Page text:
HANOI––People’s Doctor Nguyen Xuan Huong, chair of the Traditional Medicine Association of Vietnam, on July 21, 2010 warned that consuming bear bile products can cause potentially fatal liver and kidney damage.
Huong, who served two terms in the Vietnamese National Assembly, “joined Animals Asia’s campaign to end bear bile farming after seeing the shocking effects of bile consumption on some of his patients, including two government officials who died after taking bear bile tonics,” said Animals Asia Foundation senior writer Angela Leary. “Huong has treated 10 patients for bear bile poisoning since 1985, including two he couldn’t save,” Leary said.
Elaborated Huong, “All had damage to the liver and in most cases, the liver was almost gone. The part that was left was swollen, necrotic and hard.” Huong said other symptoms of bear bile poisoning include loss of appetite, fatigue, red eyes, aches and pains, bloody urine and severe dehydration and perspiration.
Huong rebutted the common claim that bear bile is a traditional medicine. “I’ve read 17,000 traditional medicine formulas and only six mentioned the use of bear bile,” he said, “and even then, its use is minimal and it has little effect. People should never use bear bile. Eighty per cent of those consuming bear bile will have liver damage, and if you mix it with rice wine, the damage will be worse. Even highly educated people still don’t understand the dangers,” Huang continued. “Bear bile serves a purpose in bears. It goes against nature for humans to consume it.”
Huong spoke soon after the Animals Asia Foundation won the release of five moon bears from an illegal bile farm at Ha Long Bay.
Recounted Animals Asia Foundation founder Jill Robinson, “The five are among 24 bears who have been subject of a campaign supported by 13 foreign embassies and other animal welfare and conservation groups. Previously, just one bear was transferred to our sanctuary,” Robinson said, “because of bureaucratic red tape and lack of political will. In April 2008 the Deputy Prime Minister of Vietnam–in direct contravention of Vietnamese law– decided not to confiscate the remaining 79 bears known to be on bile farms around Ha Long Bay.”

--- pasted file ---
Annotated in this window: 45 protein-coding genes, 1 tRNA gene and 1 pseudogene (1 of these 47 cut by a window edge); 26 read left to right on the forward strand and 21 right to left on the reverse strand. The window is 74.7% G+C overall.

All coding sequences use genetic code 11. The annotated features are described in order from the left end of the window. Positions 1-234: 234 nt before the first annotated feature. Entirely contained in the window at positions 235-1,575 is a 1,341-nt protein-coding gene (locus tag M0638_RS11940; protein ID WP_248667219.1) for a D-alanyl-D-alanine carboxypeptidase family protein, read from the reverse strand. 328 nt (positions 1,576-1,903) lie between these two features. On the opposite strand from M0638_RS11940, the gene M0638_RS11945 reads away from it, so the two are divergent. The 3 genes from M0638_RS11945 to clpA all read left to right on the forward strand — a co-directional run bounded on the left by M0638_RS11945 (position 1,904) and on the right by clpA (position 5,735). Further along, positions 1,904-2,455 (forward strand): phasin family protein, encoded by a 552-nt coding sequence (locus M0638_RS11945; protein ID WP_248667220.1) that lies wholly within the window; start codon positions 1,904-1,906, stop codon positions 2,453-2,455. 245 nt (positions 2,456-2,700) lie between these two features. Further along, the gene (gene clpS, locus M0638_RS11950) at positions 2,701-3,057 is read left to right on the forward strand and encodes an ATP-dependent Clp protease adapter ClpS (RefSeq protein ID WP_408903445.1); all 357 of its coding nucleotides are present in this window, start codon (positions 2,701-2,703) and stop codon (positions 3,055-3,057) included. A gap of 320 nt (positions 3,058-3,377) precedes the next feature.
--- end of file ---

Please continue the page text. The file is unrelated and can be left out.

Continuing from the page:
However, Robinson continued, “Following more than two years of lobbying, the Vietnamese environmental police and the local Ha Long police raided the Viet Thai Bear Farm at Dai Yen, outside Ha Long City, on October 2, 2009, and caught employees extracting and selling bear bile to Korean tourists. Five workers and two South Koreans, who were visiting the farm on an organised tour, were detained for questioning. Bile extraction equipment and more than 200 vials containing freshly extracted bear bile were confiscated.
The 24 bears found at the farm had no proof of origin and no microchips as required by law.
“The five rescued bears–four male and one female –arrived at Animals Asia’s Moon Bear Rescue Centre in Tam Dao National Park on July 1, 2010,” Robinson said. “We hope to see the rest of the illegal bears at Ha Long Bay transferred into our care soon. In 2005 we signed an agreement with the Vietnamese government to rescue 200 bears and care for them at our sanctuary. To date, we have taken in 62 bears,” Robinson noted.
As many as 4,000 bears remain on Vietnamese bile farms.
Vietnamese entrepreneurs have also introduced bear bile farming to Laos, reported Fiona MacGregor of the London Daily Telegraph on August 19, 2010. MacGregor said the eight known Laotian bile farms together have about 100 bears.
Confining bears to small cages to extract their bile appears to have originated in North Vietnam between 25 and 30 years ago. By 1993-1994, when Robinson first exposed the cruelty of the bear bile trade, there were believed to be about 2,500 bears on bile farms in North Korea, and as many as 7,000 in China.
The Chinese bear bile industry has consolidated in recent years. At least 42 bile farms have closed, retiring 276 bears to the Animals Asia Foundation sanctuary near Chengdu. The remaining
Chinese bile farms are believed to still have about 7,000 bears, but there is no longer any bear bile farming in 20 of the 31 mainland provinces, and the market for bear bile appears to be contracting.